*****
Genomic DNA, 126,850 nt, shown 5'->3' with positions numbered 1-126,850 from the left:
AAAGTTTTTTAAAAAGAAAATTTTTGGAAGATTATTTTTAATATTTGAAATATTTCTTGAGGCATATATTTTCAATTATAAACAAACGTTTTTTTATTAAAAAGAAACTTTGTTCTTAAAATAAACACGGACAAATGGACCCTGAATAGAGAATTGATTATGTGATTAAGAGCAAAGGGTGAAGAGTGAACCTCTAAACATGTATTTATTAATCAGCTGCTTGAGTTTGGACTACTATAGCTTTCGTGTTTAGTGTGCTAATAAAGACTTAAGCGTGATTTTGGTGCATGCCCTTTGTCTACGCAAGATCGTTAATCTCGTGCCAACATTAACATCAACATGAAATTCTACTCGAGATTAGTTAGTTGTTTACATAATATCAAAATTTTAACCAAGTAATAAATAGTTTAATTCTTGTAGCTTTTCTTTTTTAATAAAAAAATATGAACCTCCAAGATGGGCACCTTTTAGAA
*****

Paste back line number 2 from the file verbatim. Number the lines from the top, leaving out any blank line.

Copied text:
AAAGTTTTTTAAAAAGAAAATTTTTGGAAGATTATTTTTAATATTTGAAATATTTCTTGAGGCATATATTTTCAATTATAAACAAACGTTTTTTTATTAAAAAGAAACTTTGTTCTTAAAATAAACACGGACAAATGGACCCTGAATAGAGAATTGATTATGTGATTAAGAGCAAAGGGTGAAGAGTGAACCTCTAAACATGTATTTATTAATCAGCTGCTTGAGTTTGGACTACTATAGCTTTCGTGTTTAGTGTGCTAATAAAGACTTAAGCGTGATTTTGGTGCATGCCCTTTGTCTACGCAAGATCGTTAATCTCGTGCCAACATTAACATCAACATGAAATTCTACTCGAGATTAGTTAGTTGTTTACATAATATCAAAATTTTAACCAAGTAATAAATAGTTTAATTCTTGTAGCTTTTCTTTTTTAATAAAAAAATATGAACCTCCAAGATGGGCACCTTTTAGAA